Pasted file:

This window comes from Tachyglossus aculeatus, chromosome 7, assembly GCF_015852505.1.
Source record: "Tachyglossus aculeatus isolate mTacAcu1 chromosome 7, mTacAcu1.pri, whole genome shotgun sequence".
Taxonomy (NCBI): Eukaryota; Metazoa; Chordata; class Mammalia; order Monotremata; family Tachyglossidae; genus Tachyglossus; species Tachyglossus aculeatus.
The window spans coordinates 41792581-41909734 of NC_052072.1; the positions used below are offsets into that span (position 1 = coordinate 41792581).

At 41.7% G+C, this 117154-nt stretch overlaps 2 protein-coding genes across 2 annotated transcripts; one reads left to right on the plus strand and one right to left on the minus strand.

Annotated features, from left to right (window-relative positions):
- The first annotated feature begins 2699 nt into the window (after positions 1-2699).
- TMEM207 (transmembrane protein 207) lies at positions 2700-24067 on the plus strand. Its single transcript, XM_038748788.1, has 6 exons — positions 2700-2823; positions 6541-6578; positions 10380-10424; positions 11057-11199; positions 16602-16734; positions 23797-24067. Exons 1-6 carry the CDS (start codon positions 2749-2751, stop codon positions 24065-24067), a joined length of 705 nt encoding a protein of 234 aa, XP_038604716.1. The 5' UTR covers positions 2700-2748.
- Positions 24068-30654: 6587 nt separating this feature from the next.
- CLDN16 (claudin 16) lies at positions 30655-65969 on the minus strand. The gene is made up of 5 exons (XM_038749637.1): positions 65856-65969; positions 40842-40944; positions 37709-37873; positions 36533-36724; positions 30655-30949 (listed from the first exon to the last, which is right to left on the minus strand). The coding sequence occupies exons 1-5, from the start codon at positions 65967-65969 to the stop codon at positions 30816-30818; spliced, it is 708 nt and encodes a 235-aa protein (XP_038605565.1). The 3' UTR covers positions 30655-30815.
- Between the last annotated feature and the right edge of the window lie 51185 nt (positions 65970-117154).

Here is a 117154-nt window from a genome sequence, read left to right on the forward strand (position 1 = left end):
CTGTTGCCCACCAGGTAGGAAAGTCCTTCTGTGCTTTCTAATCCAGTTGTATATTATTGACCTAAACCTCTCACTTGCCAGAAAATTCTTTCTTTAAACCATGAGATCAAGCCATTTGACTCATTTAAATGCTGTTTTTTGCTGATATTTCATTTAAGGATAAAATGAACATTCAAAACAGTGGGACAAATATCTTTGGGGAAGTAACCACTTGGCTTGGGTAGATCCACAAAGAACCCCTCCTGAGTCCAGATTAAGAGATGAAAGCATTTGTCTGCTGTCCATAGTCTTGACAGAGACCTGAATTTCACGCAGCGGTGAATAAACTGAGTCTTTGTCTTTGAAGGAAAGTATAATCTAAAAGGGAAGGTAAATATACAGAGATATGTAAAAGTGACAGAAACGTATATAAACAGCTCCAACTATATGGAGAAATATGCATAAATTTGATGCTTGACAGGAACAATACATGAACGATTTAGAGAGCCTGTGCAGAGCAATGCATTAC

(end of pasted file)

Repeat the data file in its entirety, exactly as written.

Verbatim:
This window comes from Tachyglossus aculeatus, chromosome 7, assembly GCF_015852505.1.
Source record: "Tachyglossus aculeatus isolate mTacAcu1 chromosome 7, mTacAcu1.pri, whole genome shotgun sequence".
Taxonomy (NCBI): Eukaryota; Metazoa; Chordata; class Mammalia; order Monotremata; family Tachyglossidae; genus Tachyglossus; species Tachyglossus aculeatus.
The window spans coordinates 41792581-41909734 of NC_052072.1; the positions used below are offsets into that span (position 1 = coordinate 41792581).

At 41.7% G+C, this 117154-nt stretch overlaps 2 protein-coding genes across 2 annotated transcripts; one reads left to right on the plus strand and one right to left on the minus strand.

Annotated features, from left to right (window-relative positions):
- The first annotated feature begins 2699 nt into the window (after positions 1-2699).
- TMEM207 (transmembrane protein 207) lies at positions 2700-24067 on the plus strand. Its single transcript, XM_038748788.1, has 6 exons — positions 2700-2823; positions 6541-6578; positions 10380-10424; positions 11057-11199; positions 16602-16734; positions 23797-24067. Exons 1-6 carry the CDS (start codon positions 2749-2751, stop codon positions 24065-24067), a joined length of 705 nt encoding a protein of 234 aa, XP_038604716.1. The 5' UTR covers positions 2700-2748.
- Positions 24068-30654: 6587 nt separating this feature from the next.
- CLDN16 (claudin 16) lies at positions 30655-65969 on the minus strand. The gene is made up of 5 exons (XM_038749637.1): positions 65856-65969; positions 40842-40944; positions 37709-37873; positions 36533-36724; positions 30655-30949 (listed from the first exon to the last, which is right to left on the minus strand). The coding sequence occupies exons 1-5, from the start codon at positions 65967-65969 to the stop codon at positions 30816-30818; spliced, it is 708 nt and encodes a 235-aa protein (XP_038605565.1). The 3' UTR covers positions 30655-30815.
- Between the last annotated feature and the right edge of the window lie 51185 nt (positions 65970-117154).

Here is a 117154-nt window from a genome sequence, read left to right on the forward strand (position 1 = left end):
CTGTTGCCCACCAGGTAGGAAAGTCCTTCTGTGCTTTCTAATCCAGTTGTATATTATTGACCTAAACCTCTCACTTGCCAGAAAATTCTTTCTTTAAACCATGAGATCAAGCCATTTGACTCATTTAAATGCTGTTTTTTGCTGATATTTCATTTAAGGATAAAATGAACATTCAAAACAGTGGGACAAATATCTTTGGGGAAGTAACCACTTGGCTTGGGTAGATCCACAAAGAACCCCTCCTGAGTCCAGATTAAGAGATGAAAGCATTTGTCTGCTGTCCATAGTCTTGACAGAGACCTGAATTTCACGCAGCGGTGAATAAACTGAGTCTTTGTCTTTGAAGGAAAGTATAATCTAAAAGGGAAGGTAAATATACAGAGATATGTAAAAGTGACAGAAACGTATATAAACAGCTCCAACTATATGGAGAAATATGCATAAATTTGATGCTTGACAGGAACAATACATGAACGATTTAGAGAGCCTGTGCAGAGCAATGCATTAC